A court in South Africa has ruled that a 2009 decision to drop 783 corruption charges against President Jacob Zuma was irrational and should be reviewed – another setback for the scandal-ridden leader.
The decision to set aside the charges seven years ago allowed Zuma to run for president.
The High Court’s decision at the time was based on phone intercepts presented by Zuma’s legal team that suggested the timing of the charges in late 2007 may have been part of a political plot against Zuma.
The court ruling does not automatically reinstate the charges against Zuma. A legal process involving state prosecuting authorities and the courts must reach a decision on whether to charge the president.
The president’s office said that it has noted and will give consideration to the 2009 court ruling.
“These charges were formally withdrawn by the High Court in Pietermaritzburg during April 2009 and as such there is no pending litigation before court against President Zuma,” Zuma’s office said in a statement.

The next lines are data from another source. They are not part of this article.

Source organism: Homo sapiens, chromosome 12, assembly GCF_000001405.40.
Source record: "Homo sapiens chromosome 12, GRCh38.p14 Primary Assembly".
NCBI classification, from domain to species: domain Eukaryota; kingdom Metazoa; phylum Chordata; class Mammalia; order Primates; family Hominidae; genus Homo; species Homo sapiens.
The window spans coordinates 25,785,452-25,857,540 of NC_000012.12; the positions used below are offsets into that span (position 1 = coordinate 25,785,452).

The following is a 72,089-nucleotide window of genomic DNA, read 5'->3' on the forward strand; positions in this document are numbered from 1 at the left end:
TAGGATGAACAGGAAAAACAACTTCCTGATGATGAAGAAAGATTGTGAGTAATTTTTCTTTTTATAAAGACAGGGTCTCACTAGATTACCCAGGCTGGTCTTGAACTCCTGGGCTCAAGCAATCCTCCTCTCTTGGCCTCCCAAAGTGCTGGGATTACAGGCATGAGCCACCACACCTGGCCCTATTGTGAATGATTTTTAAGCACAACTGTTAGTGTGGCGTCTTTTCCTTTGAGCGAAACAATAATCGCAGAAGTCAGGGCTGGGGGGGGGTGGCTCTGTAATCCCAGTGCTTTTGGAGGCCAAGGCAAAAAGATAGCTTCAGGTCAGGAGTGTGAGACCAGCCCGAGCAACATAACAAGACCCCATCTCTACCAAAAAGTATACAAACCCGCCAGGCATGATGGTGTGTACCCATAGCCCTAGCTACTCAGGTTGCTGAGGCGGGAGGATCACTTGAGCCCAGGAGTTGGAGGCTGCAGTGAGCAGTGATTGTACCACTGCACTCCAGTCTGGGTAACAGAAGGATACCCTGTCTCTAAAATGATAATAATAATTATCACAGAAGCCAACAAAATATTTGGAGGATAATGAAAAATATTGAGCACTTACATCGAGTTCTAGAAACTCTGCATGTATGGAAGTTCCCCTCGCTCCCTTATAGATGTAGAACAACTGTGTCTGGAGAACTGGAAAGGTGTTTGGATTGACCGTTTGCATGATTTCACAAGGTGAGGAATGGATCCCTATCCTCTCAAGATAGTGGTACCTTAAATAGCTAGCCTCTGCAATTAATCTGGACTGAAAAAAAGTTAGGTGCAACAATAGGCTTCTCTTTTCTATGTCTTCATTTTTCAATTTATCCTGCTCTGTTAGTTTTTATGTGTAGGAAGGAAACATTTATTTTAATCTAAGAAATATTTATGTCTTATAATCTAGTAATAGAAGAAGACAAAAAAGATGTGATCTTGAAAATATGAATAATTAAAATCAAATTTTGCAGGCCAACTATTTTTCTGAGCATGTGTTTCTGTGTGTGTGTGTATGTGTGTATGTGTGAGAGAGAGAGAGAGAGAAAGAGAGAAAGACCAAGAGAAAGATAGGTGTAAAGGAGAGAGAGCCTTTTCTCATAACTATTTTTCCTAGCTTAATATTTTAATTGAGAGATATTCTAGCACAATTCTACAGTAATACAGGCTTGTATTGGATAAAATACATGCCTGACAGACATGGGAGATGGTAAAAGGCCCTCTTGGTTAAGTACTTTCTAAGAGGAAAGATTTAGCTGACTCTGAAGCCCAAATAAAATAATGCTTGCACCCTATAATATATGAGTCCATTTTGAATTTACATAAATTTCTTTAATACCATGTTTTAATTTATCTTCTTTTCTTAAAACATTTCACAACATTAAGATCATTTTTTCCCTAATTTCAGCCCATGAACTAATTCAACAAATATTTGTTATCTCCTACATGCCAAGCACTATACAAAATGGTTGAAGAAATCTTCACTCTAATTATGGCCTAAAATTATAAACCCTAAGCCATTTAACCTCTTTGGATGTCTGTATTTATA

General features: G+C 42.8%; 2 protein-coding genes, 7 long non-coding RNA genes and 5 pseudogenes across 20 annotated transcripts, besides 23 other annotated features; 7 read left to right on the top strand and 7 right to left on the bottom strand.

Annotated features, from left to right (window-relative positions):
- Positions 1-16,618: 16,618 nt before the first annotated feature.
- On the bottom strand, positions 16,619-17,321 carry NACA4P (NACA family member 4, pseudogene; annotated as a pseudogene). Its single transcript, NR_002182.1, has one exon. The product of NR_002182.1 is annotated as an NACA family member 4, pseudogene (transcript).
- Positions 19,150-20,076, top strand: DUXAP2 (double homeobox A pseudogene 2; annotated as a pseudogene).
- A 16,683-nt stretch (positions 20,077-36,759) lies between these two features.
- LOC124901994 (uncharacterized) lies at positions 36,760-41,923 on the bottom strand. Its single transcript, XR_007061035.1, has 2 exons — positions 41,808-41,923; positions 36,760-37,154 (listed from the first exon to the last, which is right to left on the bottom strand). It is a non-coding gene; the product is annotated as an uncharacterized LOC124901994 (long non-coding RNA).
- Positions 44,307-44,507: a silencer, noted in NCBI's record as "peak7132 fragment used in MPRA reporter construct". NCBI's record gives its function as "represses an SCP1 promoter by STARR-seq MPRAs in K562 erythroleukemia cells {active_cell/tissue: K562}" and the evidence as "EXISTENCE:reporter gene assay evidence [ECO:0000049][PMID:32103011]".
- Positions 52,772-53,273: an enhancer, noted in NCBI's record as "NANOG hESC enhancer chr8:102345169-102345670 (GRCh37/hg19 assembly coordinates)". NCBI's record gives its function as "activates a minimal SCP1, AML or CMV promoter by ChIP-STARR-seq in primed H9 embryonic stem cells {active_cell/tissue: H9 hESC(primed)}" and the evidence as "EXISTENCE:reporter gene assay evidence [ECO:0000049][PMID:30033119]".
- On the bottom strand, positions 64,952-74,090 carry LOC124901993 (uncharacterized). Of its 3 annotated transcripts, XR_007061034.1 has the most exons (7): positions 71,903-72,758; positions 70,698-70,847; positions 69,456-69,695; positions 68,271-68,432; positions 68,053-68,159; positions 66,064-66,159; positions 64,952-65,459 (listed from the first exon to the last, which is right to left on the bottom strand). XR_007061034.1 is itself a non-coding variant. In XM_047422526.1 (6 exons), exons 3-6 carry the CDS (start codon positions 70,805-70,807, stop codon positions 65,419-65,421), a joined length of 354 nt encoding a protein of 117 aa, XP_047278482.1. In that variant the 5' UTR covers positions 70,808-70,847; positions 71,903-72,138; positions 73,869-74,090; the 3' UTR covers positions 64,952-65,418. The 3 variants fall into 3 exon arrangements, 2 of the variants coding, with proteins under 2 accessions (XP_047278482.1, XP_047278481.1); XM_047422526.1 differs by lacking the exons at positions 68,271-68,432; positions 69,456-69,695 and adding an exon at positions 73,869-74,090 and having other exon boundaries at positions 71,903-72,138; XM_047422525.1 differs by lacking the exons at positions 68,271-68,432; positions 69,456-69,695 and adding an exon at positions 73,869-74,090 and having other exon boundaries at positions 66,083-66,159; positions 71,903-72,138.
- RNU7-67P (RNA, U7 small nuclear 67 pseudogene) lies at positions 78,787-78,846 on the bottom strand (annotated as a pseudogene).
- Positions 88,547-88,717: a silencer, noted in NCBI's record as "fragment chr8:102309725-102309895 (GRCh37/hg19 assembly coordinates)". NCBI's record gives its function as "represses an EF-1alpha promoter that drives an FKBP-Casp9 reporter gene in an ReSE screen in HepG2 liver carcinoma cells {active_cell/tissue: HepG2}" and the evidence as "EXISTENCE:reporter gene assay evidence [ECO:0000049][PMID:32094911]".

“As a party to the proceedings, the president has noted the decision of the court and will give consideration to the judgment and its consequences and the remedies available in terms of our law.”
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The go-ahead from the court adds pressure on Zuma, who has faced calls for his resignation even from inside the ruling African National Congress party since a damning constitutional court judgement against him last month.
“This is a hugely significant decision,” Al Jazeera’s Tania Page said, reporting from Pretoria. “Yet another big blow for President Jacob Zuma.”
Application for review of the National Prosecuting Authority’s decision seven years ago to drop the charges against Zuma was made by the country’s main opposition party Democratic Alliance (DA).
After the high court’s ruling, James Selfe, the DA’s federal executive chairman, told Al Jazeera that they are “delighted by the outcome.
“We have been at this case for seven years. This is what we wanted right from the start,” he said. “We believe that the decision to drop the prosecution was irrational.”
It was not immediately clear whether Zuma would appeal against Friday’s court ruling, according to Reuters news agency.
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